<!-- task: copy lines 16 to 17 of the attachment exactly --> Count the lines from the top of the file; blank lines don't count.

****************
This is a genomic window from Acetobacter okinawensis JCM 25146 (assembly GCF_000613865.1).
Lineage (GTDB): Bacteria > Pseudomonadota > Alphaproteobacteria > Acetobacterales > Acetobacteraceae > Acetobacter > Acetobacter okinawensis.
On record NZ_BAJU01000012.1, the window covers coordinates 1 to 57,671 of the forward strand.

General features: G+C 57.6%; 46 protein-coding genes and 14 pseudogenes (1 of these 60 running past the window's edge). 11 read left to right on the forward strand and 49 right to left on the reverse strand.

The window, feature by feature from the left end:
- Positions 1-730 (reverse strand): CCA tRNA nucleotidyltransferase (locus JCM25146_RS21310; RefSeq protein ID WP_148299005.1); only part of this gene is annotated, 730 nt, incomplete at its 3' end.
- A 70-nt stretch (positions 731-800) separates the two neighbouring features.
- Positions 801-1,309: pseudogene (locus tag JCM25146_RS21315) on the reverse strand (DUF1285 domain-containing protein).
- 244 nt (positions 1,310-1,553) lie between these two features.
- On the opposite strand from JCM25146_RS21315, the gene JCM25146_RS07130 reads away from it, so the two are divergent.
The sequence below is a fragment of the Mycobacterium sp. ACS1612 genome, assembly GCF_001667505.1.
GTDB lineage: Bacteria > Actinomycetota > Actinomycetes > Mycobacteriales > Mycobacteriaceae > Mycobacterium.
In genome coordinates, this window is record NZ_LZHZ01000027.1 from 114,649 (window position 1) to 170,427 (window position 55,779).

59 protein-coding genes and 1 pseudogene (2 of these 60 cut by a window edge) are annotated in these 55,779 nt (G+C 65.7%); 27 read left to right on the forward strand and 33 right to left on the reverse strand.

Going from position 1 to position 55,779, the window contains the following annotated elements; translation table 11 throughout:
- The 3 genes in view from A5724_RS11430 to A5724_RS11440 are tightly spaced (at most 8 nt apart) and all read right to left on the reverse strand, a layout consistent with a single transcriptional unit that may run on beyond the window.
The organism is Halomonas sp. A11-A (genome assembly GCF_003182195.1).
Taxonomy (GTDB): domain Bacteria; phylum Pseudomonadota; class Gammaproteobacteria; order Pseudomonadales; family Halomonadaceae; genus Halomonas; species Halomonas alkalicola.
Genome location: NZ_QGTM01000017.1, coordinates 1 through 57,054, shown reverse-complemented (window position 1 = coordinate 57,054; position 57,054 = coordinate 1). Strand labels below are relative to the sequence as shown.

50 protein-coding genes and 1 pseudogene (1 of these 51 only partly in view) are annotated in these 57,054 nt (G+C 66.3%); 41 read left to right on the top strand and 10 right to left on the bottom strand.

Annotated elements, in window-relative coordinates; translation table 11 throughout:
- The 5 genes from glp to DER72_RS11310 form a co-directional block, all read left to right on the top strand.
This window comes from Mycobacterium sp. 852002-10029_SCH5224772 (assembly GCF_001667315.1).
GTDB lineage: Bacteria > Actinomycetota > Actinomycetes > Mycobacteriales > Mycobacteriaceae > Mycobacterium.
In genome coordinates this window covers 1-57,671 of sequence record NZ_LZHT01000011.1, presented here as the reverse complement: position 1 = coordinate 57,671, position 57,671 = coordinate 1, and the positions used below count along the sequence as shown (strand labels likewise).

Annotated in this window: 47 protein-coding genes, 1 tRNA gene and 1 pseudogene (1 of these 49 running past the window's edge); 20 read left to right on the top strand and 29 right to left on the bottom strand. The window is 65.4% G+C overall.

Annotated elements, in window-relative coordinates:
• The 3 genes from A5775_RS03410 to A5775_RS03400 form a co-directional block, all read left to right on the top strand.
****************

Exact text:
- The 3 genes in view from A5724_RS11430 to A5724_RS11440 are tightly spaced (at most 8 nt apart) and all read right to left on the reverse strand, a layout consistent with a single transcriptional unit that may run on beyond the window.
The organism is Halomonas sp. A11-A (genome assembly GCF_003182195.1).